As Leon Panetta and David Petraeus move into their new jobs at the Pentagon and the CIA, they should use the occasion to fundamentally reorient U.S. intelligence and national security planning.
Consider the intelligence community. We spend around $80 billion on intelligence every year — more than the rest of the world put together — and yet we seem perpetually unprepared for global events. The CIA did not imagine the fall of the Soviet Union, the revolutions of Eastern Europe, the breakup of Yugoslavia, Sept. 11, Saddam Hussein’s nonexistent arsenal of weapons of mass destruction, the global financial crisis and, most recently, the Arab Spring.
I’m not suggesting that it was possible to predict these events. Very few people or organizations foresaw them, certainly not in a timely manner, and those who did might well have simply been lucky. International crises happen when they happen for a variety of complex reasons that are always easier to see in hindsight.
The goal should instead be preparedness. Government agencies should be readying policymakers and bureaucrats for sharp changes in international, regional and national patterns. They should be imaginative about the possibilities of sudden shifts and new circumstances and force policymakers to confront the scenarios in advance. That is what has distinguished the most successful private-sector firms in managing crises. Contrary to the mythology rampant in Washington and across the country, banks such as JP Morgan and Goldman Sachs did not “know” the housing market would collapse in 2007. They could have made that prediction as easily in 2005 or 2006, bet on it and lost lots of money, as many firms did. What JP Morgan, Goldman Sachs and others that weathered the financial crisis did was to carefully manage their risk — being prepared for sharp shifts in the market. Rather than betting on continuity — which is the default mechanism for people and organizations — they prepared for the possibility of a sudden shock.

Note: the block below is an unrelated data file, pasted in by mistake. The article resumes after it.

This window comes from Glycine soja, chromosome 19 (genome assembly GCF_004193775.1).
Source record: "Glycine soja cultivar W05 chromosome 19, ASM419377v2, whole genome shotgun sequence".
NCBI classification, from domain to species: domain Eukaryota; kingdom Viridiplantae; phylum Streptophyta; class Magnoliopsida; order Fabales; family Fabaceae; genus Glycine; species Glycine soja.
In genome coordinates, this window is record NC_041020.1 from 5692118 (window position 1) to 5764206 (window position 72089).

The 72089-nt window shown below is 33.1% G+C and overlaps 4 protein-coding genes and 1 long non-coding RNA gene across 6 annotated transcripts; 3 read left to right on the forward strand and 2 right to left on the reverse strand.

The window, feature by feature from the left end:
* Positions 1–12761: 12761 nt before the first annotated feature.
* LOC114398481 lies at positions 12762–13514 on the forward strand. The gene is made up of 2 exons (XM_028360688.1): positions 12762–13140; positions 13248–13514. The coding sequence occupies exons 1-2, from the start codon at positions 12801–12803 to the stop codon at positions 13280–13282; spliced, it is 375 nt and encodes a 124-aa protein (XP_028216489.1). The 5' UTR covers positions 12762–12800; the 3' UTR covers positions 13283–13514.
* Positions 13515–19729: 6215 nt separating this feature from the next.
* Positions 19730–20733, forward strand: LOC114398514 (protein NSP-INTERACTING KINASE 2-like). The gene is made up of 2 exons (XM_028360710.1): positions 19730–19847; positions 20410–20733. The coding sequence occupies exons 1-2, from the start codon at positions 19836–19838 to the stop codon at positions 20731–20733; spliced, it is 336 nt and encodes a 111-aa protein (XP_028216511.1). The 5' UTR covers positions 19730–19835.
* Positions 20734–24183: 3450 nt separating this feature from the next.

That’s why I hope that at the highest levels of the U.S. government, there are multiple scenarios envisioned for a crisis in Saudi Arabia. Of all the possible effects of events in the Middle East, the most complex by far would be serious protests in Saudi Arabia. This is not probable, but it is possible. The Saudi monarchy has roots in its society, a compact with powerful religious groups and staggering amounts of money with which to bribe its people. But still, there are fissures in the society — most notably between Shiites and Sunnis. If they were to erupt, there would be seismic implications ($200-a-barrel oil, anyone?), and Washington would have to react shrewdly and quickly. It would make perfect sense to have a basic set of responses planned and even discussed with our allies instead of having to react on the fly as television images demand action in the heat of the moment.
The other way to be prepared is to be in a position of stable finances and commitments, so you can deal with a shock. The analogy with the private sector holds here, too. The key to riding out a financial crisis is to not be overleveraged but to have comfortable reserves of cash that will allow you to manage difficult times. The United States is overextended in every sense: struggling with debt, fighting military actions in multiple places and beginning to be hit by a demographic time bomb. We might be able to navigate through all this as long as we don’t hit another big crisis. That’s not a comfortable place to be.
Look at Japan. It prepared well for the possibility of earthquakes, so that even when a mega-earthquake plus a tsunami hit, it was able to minimize the loss of life. But over the previous two decades, it had run up such enormous deficits — its debt is 200 percent of gross domestic product — that it lacks resources to properly respond and rebuild its economy.
We will never be able to predict the next geopolitical, economic or natural disaster. But we can position ourselves to be prepared — and have a little more cash in the bank than we do now.